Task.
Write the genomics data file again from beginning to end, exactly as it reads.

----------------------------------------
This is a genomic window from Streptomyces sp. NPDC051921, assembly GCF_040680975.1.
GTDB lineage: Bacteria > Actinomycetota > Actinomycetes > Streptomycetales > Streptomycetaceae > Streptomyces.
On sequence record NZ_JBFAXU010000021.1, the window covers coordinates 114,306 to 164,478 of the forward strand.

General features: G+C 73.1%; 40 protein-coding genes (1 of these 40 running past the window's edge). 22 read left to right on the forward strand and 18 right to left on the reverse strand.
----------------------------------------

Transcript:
This is a genomic window from Streptomyces sp. NPDC051921, assembly GCF_040680975.1.
GTDB lineage: Bacteria > Actinomycetota > Actinomycetes > Streptomycetales > Streptomycetaceae > Streptomyces.
On sequence record NZ_JBFAXU010000021.1, the window covers coordinates 114,306 to 164,478 of the forward strand.

General features: G+C 73.1%; 40 protein-coding genes (1 of these 40 running past the window's edge). 22 read left to right on the forward strand and 18 right to left on the reverse strand.